Tag Archives: I canna believe it

hidden talents

Gideon James,

Hola, Son. 

This weekend, in a fit of productivity, I folded about 17 loads of laundry.  You followed me from laundry room to living room, up the stairs and back down again 412 times.  I admire and appreciate your loyalty.  

You did not follow me upstairs on trip number 413, though.  I left you in the basement for 32 seconds while I took another load of folded laundry upstairs and placed it lovingly on my bed.  I hate laundry.

When I returned 32.5 seconds later, I found you STANDING IN a full laundry basket of folded clothes.  Your head was bent with concentration.  One chubby hand steadied you while the other hurled laundry over your head as fast as baby physics allowed.  You did not even see me standing there.

One of your pitches landed a pair of undies behind the sectional couch against the wall.  I began to retrieve your homeruns- may I say you have an incredible arm for a 13 month-old?  You do.  I remembered the Over-the-Sectional line drive and leaned over the back corner of the couch to grab it- do a job and do it all the way, I say. 

I’ll be a monkey’s uncle if there wasn’t an ENTIRE LOAD OF WHITE LAUNDRY, partially folded, hidden back there along with three legos and a babydoll.  Obviously, today was not your first game of laundry baseball, Son.  Taking into account our recent vacation time and Spring Break, I can honestly assume that clean load of laundry has been hiding behind the couch for more than 2 weeks.

You are my favorite son.

I hate laundry.

Love, Mom


the value of work

So, how familiar are my TexasNorth peeps with the MCL Act of 1978, particularly Section 409.119? 

I’ll give you a minute.

While you’re pondering, lemme tell you a story.

Mister Ron is a farmer.  Easily in his 70s, the man can walk 40-acres of fence-line, hand-write an estimate, and be home in time to put up 500 acres of hay.  He’s also the president of the Ionia County Fair Board, an MSU graduate, and an Angus farmer.  He doesn’t mess around.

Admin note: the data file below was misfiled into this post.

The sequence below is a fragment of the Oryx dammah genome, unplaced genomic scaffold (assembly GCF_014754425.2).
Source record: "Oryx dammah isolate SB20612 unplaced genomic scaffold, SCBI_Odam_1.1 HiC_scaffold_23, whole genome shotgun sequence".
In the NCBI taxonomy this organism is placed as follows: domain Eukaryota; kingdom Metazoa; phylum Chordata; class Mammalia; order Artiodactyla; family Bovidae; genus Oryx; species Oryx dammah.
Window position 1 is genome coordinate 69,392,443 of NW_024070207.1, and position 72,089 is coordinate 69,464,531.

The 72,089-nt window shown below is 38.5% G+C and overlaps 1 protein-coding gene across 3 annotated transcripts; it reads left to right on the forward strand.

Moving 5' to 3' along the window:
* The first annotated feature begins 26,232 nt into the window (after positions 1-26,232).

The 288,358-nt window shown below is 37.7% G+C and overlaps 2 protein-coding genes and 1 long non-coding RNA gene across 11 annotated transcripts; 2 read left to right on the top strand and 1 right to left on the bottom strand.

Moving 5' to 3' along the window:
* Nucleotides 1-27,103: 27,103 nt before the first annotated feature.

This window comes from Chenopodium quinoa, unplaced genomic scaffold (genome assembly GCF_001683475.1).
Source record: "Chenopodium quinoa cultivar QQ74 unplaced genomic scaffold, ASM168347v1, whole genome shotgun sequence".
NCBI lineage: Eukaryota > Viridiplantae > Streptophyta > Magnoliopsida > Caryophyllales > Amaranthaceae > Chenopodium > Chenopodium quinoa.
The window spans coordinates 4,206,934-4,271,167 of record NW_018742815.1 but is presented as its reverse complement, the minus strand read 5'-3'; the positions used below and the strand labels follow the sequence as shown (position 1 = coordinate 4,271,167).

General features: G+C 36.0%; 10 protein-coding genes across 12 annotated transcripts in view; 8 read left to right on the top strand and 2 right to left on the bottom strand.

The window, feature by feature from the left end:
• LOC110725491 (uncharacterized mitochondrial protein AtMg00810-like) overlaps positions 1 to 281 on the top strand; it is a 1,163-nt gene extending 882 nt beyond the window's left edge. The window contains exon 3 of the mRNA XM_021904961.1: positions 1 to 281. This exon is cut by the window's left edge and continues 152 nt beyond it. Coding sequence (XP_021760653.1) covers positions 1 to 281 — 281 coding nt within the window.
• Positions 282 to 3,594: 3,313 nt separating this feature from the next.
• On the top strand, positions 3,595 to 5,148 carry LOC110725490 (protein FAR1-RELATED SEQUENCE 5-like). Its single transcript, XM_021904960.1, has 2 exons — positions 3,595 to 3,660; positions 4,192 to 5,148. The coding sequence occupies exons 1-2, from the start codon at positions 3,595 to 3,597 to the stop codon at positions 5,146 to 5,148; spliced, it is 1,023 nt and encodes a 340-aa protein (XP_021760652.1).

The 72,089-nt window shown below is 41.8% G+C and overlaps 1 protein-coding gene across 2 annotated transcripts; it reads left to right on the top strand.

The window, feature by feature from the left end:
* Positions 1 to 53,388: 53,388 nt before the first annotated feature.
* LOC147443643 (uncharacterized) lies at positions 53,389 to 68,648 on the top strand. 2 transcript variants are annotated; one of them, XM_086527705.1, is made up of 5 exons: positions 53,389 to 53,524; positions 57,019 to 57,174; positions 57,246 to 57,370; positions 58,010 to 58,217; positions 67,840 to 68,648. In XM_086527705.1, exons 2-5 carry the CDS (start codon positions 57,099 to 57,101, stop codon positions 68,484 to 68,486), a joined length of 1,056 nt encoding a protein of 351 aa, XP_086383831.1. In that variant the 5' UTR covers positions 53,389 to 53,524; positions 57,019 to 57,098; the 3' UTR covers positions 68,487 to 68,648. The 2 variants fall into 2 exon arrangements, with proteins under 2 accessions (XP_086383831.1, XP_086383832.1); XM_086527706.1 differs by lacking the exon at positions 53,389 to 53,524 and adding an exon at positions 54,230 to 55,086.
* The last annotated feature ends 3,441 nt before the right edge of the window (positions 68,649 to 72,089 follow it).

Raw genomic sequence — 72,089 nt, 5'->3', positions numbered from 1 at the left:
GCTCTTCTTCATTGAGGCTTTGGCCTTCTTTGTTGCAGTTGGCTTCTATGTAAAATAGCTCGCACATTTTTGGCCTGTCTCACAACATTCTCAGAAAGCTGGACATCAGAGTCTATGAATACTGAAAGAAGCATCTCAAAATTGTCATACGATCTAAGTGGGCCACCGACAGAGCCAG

I’d tell you he can beat me in the 100-yard dash but that doesn’t really differentiate him from any other human being or land-animal now, does it?  No.

Mister Ron, his son, his nephew, and their sons have put in all of our fencing to date.  I am thankful for the decades they have added to our family time by finishing in 2 days what would take Curt years to do alone.  It’s money well spent.  This May, Mister Ron’s crew will outline the remainder of TexasNorth with high tensile fencing and the cows will literally head out to the Back 40.  (I’ve talked about our fencing before HERE.)  As he was walking the line with Curt, he told him this (brief, in true Ron Fashion) story:

I was putting up fence at the college last summer and the boys (the grandsons and great-nephews, ages 13-15) were out helping run wire and pound nails in.  I was sitting in the pick-up checking my notes when I noticed a sheriff’s cruiser pulling up alongside me. He got out and said he was following up on a couple of complaints concerning “young children out working in the hot sun.”  So I smiled and said, “Well, sure!  It’s their choice!  I’m payin’ ’em!  You want them to stay inside and do nothin’ all day?”  And then I looked at the sheriff and realized he wasn’t kidding.  It ended well, but it was not a pleasant visit.

I KNOW.  Hang on.

Now.  Back to the MCL Act 90.  I called in TexasNorth’s friend Megan, our expert witness and collaborator in all areas legal and accounting.  She monitors our blog-content for fact and mirth.  This is what she tells me and this is what I believe:

According to MCL Act 90 of 1978 Sec. 409.119 certain activities are exempt from the minimum age requirements for child labor. These exceptions include:

a) household chores,
b) newspaper delivery,
c) shoe shinning,
d) character building as part of a volunteer organization,
e) working for a parent in a family owned business
f) farming

…just to name a few. There is NO law to my knowledge that restricts a child from “working out in the sun”. That law would be unconstitutional on its face, but we’ll get to that in advanced con law.

So we are clear: he was not, absolutely and without question, breaking any laws.  No parenting laws, no legal laws, no ethical treatment of human being laws.  I just have to know, Folks.  Who the h to the ello called the cops on this man and what was in their sippy cup? Help me understand.  Tell me it was a misunderstanding so I don’t have to mourn the loss of humanity. 

Something.  Anything.  And then,

Tell me what you did for your first paycheck.